FEDS EYE CLINTON: FBI reopens probe of Lynch/Clinton meeting

Washington, D.C. — The FBI has reconsidered it’s stance on a request for records relating to the now infamous tarmac meeting between former Attorney General Loretta Lynch and former president Bill Clinton, says American Center for Law and Justice President Jay Sekulow.

Sekulow reveled the new developments in the case while appearing Wednesday on Fox News’ “Fox & Friends,” (http://video.foxnews.com/v/5542555329001/?#sp=show-clips) confirming that the FBI sent him a letter saying it had reopened his Freedom of Information Act request for documents related to the June 2016 meeting in Arizona.

The tarmac meeting outraged Republicans who alleged that Lynch’s meeting with Clinton, who’s wife Hillary was at the time the subject of an ongoing criminal probe into her use of a private server to store and send classified emails, was inappropriate.

One week after the meeting, then-FBI Director James Comey called out Clinton’s actions as “extremely careless” but declined to recommend charges. The criminal investigation was closed shortly thereafter. Both Lynch and Clinton claimed at the time that the meeting on the tarmac of a Phoenix airport was coincidental and that the criminal probe into the former Secretary of State was not discussed.

“While we appreciate that the FBI has ‘reopened’ the case file and is now ‘searching’ for documents responsive to our duly submitted FOIA request from more than a year ago, it stretches the bounds of credulity to suggest that the FBI bureaucracy just discovered that ‘potentially responsive’ records ‘may exist’ on its own accord,” Sekulow said in a released statement (https://aclj.org/government-corruption/breaking-fbi-reopening-aclj-foia-request-on-clinton-lynch-meeting-after-being-caught-in-a-lie).

“The FBI’s letter – dated one week after we publicly excoriated the FBI for lying to us when the Comey-led FBI told us last October that it had “no” records responsive to our request – now states that “records potentially responsive to your request may exist,” the statement continues.

“It is unbelievable that the FBI bureaucracy still only admits that some documents “may exist. We know they exist,” the statement went on.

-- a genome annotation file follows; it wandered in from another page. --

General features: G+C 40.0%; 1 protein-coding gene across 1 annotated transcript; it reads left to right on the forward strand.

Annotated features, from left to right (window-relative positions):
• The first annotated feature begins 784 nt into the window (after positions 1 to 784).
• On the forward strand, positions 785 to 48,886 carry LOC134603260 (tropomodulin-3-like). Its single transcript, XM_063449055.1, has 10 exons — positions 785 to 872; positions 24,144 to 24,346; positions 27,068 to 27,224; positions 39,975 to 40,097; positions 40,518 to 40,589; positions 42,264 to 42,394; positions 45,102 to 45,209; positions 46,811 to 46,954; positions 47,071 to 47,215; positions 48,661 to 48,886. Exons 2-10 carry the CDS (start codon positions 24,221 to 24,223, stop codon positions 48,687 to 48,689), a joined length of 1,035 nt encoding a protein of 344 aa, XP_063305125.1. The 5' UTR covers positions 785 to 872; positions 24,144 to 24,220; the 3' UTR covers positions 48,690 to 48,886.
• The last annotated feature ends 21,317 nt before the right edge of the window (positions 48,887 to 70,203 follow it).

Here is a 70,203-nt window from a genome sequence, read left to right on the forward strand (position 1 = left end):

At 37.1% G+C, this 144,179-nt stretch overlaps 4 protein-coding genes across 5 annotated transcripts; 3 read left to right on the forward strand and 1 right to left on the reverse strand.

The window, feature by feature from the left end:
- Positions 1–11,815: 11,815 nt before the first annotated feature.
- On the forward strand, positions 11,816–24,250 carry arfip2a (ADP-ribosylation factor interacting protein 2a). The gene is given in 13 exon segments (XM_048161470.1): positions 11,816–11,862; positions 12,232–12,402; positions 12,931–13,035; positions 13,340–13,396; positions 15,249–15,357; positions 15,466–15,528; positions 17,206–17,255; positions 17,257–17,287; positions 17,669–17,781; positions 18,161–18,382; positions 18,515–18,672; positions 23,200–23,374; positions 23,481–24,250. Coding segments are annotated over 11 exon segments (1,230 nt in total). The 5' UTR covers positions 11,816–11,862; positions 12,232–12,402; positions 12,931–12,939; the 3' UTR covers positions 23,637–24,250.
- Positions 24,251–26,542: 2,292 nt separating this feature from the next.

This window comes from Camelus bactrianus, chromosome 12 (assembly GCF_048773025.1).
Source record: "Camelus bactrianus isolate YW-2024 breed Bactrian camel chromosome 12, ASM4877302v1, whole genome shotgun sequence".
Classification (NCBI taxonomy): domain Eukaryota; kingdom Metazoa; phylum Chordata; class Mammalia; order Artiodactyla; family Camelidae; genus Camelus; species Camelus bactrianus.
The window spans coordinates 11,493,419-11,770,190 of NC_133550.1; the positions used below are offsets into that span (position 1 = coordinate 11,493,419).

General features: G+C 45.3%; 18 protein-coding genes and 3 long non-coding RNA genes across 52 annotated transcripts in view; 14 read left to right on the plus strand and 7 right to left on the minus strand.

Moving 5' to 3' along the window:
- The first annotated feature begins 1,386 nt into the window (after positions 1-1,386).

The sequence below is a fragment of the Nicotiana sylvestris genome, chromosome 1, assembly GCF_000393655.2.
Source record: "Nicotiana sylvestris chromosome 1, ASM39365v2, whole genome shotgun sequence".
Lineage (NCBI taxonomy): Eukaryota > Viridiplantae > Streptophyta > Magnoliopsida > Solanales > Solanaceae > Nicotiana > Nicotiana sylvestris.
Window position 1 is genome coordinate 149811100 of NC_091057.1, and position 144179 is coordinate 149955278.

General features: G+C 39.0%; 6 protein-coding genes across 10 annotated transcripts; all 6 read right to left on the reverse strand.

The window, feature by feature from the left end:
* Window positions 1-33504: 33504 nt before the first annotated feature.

Sekulow, said the ACLJ will continue to “press on in our legal fight to ensure that the details of the secret Clinton-Lynch meeting and the subsequent cover-up and withholding of information from the public comes to light.”

He added that his organization will continue to “legally hold the FBI’s feet to the fire” and that he is “willing to go to court to get (the records) if necessary.”

Upon being fired by President Trump partly due to his handling of the Clinton investigation, Comey told a congressional panel that Lynch directed him to describe the email probe as a “matter” and not an “investigation” and that the tarmac meeting was a “deciding factor” in his decision making in regard to the case.

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JUDICIAL WATCH: LORETTA LYNCH USED ALIAS IN EMAILS ABOUT CLINTON TARMAC MEETING

WASHINGTON, D.C. — Former attorney general Loretta Lynch used the alias “Elizabeth Carlisle” in email discussions regarding her now infamous tarmac meeting with Bill Clinton, reports Judicial Watch.

Lynch, who served as AG under Barack Obama’s administration during the FBI’s probe into then Democratic presidential nominee Hillary Clinton, met with former president Clinton at a Phoenix, Arizona airport just before the FBI announced it would not recommend charges against Donald Trump’s political rival.

Although the meeting raised many eyebrows in both legal and political circles, both Lynch and Clinton claimed at that time that the meeting was accidental and that the probe into whether Hillary Clinton had revealed classified information when using private email servers while secretary of state was never discussed.

However, new documents obtained by conservative watchdog groups Judicial Watch and American Center for Law and Justice reveal that Lynch used the alias “Elizabeth Carlisle” in discussing the controversy surrounding the meeting and how to best respond to the growing media frenzy surrounding it (http://media.aclj.org/pdf/Clinton-Lynch-Documents-1.pdf).

The emails were included in 413 pages obtained as a result of a lawsuit filed by Judicial Watch seeking information about the June 27, 2016 meeting. Although Lynch officially denied any wrongdoing, it was later revealed that Lynch took great efforts to conceal the meeting, which was discovered by a reporter in Phoenix based on a tip.

After learning of the meeting, the Phoenix’s ABC News affiliate contacted the Justice Department to inquire about the possible conflict of interest. The Judicial Watch emails reveal that the reporter’s call touched off a mass panic to develop talking points to help quell the developing scandal.

In a statement, Lynch’s attorney, Robert Raben, confirmed to The Daily Caller (http://dailycaller.com/2017/08/07/here-is-the-alias-email-account-loretta-lynch-used-as-attorney-general/) on Monday that Lynch, in fact, used the pseudonym for the purpose of security, but denied any iniquity.

“That address was and is known to the individuals who process [Freedom of Information Act] requests; the practice, similar to using initials or numbers in an email, helps guard against security risks and prevent inundation of mailboxes,” Raben said.

When pushed for details on what was discussed during her meeting with Bill Clinton, Lynch claimed the two kept the conversation “light” and primarily discussed each other’s grandchildren.

It was later pointed out by critics of the story that Lynch, who has no children of her own, had no grandchildren to discuss.

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